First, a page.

More than simply a trend, cloud computing is helping to transform human resources and the applications it supports. Cloud-based HR products and services are cropping up everywhere, promising to help companies cut costs, increase productivity and alleviate IT headaches. Workforce analytics solutions are certainly no exception, as vendors including SumTotal Systems, Visier, Evolv, Kronos and Talent Analytics flood the market with tools that don’t require enterprises to install high-priced servers and complex hardware.
That’s good news for small- and medium-sized businesses with tight budgets and limited IT resources. More established vendors liked Oracle’s Taleo and SAP’s SuccessFactors have also added cloud-based offerings to their existing repertoire of on-premise HR tools, catering to both the enterprise and SMB market.
Despite these promised savings in capital expenditures and implementation costs, navigating today’s cloud landscape can be confusing. “There’s been a proliferation of players or what I refer to as ‘the cloud rush effect,’” says Jeffrey Kaplan, managing director of THINKstrategies, a Wellesley, Mass.-based strategic consulting firm.
“There are a lot of startups and traditional vendors who are repositioning or rebranding their solutions for the cloud.” As a result, he says, “It can be very confusing for a business decision-maker to determine what’s the best fit for their organization.”
Rather than wade through vendor hype, Kaplan explains the benefits of cloud computing and offers tips on how HR professionals can size up today’s cloud-based workforce analytics tools.
The Value of Online Trials
Selecting a cloud-based workforce analytics solution need not be a guessing game. According to Kaplan, online trials of these services allow HR teams to test drive their functionality “in small increments to see how they work before rolling them out across your entire organization.”
That’s a huge departure from traditional, on-premise workforce analytics applications that require companies “to make a big bet by spending even more on the deployment process than on the application license itself,” he adds.
Still, Kaplan warns that many companies fail to “take full advantage” of trial software. To figure out if a system is right for you, he says HR departments need to test its features and functionality, such as reporting capabilities, to properly assess a solution’s viability.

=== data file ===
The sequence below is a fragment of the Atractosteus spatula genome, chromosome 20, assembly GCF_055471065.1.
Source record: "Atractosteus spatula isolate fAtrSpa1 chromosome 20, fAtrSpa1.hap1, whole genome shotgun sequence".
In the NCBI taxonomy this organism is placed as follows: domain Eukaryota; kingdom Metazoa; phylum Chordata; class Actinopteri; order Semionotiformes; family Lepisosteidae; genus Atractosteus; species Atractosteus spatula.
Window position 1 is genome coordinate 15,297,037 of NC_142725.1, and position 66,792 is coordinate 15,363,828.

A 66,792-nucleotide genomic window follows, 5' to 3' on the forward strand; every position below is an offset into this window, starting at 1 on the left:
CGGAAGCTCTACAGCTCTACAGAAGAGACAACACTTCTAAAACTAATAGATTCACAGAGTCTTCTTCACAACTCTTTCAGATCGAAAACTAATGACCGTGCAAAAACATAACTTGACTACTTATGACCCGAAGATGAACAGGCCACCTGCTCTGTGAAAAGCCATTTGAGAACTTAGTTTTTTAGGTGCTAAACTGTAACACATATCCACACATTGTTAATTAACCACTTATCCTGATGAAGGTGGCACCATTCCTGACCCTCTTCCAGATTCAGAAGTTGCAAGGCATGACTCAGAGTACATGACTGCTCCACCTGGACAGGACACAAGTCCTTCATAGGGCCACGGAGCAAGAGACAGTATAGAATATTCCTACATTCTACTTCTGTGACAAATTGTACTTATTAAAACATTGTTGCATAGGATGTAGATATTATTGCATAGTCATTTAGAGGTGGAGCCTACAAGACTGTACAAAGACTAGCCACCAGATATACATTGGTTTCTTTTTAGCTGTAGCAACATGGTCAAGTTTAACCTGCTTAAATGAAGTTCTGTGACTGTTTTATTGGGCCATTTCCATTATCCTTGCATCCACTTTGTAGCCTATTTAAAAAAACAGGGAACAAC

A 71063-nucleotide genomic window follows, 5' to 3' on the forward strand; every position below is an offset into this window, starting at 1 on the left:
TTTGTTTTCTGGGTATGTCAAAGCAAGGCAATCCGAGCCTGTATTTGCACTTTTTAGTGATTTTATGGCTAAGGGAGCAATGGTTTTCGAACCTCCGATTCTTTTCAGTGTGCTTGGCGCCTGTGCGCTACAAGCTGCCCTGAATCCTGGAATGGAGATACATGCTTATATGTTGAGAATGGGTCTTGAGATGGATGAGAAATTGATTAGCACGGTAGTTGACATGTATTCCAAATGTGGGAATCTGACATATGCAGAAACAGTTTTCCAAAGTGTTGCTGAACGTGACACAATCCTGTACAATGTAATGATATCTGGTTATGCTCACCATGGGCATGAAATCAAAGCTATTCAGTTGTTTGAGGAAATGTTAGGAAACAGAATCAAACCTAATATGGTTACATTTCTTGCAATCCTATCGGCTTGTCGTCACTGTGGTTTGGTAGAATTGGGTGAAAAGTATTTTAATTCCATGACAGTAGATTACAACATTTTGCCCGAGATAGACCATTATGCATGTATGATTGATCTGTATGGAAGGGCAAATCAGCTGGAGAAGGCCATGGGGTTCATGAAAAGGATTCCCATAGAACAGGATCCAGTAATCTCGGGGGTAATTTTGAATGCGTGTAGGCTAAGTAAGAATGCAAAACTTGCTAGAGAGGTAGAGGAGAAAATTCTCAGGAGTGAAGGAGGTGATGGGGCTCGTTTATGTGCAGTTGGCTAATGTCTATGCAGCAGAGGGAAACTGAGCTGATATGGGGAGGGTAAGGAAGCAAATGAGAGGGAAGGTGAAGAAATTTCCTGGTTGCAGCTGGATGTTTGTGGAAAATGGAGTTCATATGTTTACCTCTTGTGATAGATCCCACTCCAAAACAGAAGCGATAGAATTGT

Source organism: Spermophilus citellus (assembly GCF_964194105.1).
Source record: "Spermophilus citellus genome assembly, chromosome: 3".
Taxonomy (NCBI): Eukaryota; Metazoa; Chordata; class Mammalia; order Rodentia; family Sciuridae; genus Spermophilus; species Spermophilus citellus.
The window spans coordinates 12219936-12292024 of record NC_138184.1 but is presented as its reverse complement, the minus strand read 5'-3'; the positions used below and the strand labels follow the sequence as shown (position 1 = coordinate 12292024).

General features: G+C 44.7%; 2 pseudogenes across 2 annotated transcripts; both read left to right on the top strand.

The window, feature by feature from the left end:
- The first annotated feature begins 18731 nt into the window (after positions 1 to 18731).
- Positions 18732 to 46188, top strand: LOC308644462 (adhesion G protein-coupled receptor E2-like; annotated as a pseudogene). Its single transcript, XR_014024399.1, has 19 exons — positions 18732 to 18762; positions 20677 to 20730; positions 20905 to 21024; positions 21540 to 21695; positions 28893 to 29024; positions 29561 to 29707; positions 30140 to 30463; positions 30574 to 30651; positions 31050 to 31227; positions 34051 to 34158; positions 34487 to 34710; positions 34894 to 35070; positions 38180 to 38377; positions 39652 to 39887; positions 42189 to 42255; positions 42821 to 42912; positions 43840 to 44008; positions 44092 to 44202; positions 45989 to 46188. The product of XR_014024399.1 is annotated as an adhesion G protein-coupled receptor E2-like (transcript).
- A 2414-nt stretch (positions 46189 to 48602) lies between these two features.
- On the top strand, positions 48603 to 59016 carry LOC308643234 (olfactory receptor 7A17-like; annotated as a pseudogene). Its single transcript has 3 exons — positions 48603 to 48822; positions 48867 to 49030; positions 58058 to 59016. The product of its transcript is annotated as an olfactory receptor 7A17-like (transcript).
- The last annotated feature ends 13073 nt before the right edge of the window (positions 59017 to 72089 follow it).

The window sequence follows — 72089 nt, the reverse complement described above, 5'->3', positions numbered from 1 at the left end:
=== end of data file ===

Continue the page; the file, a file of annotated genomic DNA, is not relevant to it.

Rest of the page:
Keeping HR Data Safe
While security concerns have long swirled around cloud technology, Kaplan says, “Cloud vendors have proven to be as robust, or more so, when it comes to security than on-premise folks who often have to rely on a variety of third-party tools to protect their applications.”
Nevertheless, although encryption and firewall technology can safeguard HR data in the cloud, Kaplan says it’s important that companies ask vendors a series of security-related questions before signing on the dotted line. Here’s a shortlist:
- What kind of access controls are in place to prevent unauthorized users from accessing confidential HR data?
- What kind of backup and recovery systems are there to ensure business continuity in the event of an outage or attack?
- What level of network availability is guaranteed if an outage occurs? For example, will HR be able to work offline?
- What traceability features are there so that HR personnel can track log-in records?
Upgrades in the Cloud
When it comes to calculating a cloud-based workforce analytics’ return on investment, three areas of cost savings typically come to mind: hardware, deployment and systems integration. But while these are important parts of an equation, Kaplan says many companies fail to consider the value of a cloud-based workforce analytics application that doesn’t require continuous capital outlays on software upgrades.
“Cloud vendors roll out enhancements on a daily basis, and additional feature sets on a quarterly basis, which is unheard of in the traditional world,” says Kaplan. “So not only are you reducing costs, but you’re gaining greater value than you ever could gain from on-premise solutions.”
Kaplan adds two reality-check notes for SMB firms getting started with workforce analytics. One is that they need to maintain high-quality networks to take advantage of cloud-based services. The other is that such services are not necessary if a company is satisfied with its existing HR processes. “If you have a relatively simple HR environment that’s highly centralized and you have a system up and running that’s serving your needs and isn’t getting in the way of running your business,” says Kaplan. Anything else, he adds, would be “overkill.”
Cindy Waxer, a contributing editor who covers workforce analytics and other topics for Data Informed, is a Toronto-based freelance journalist and a contributor to publications including The Economist and MIT Technology Review. She can be reached at firstname.lastname@example.org or via Twitter @Cwaxer.
Home page photo of cumulus clouds by Michael Jastremski via Wikipedia.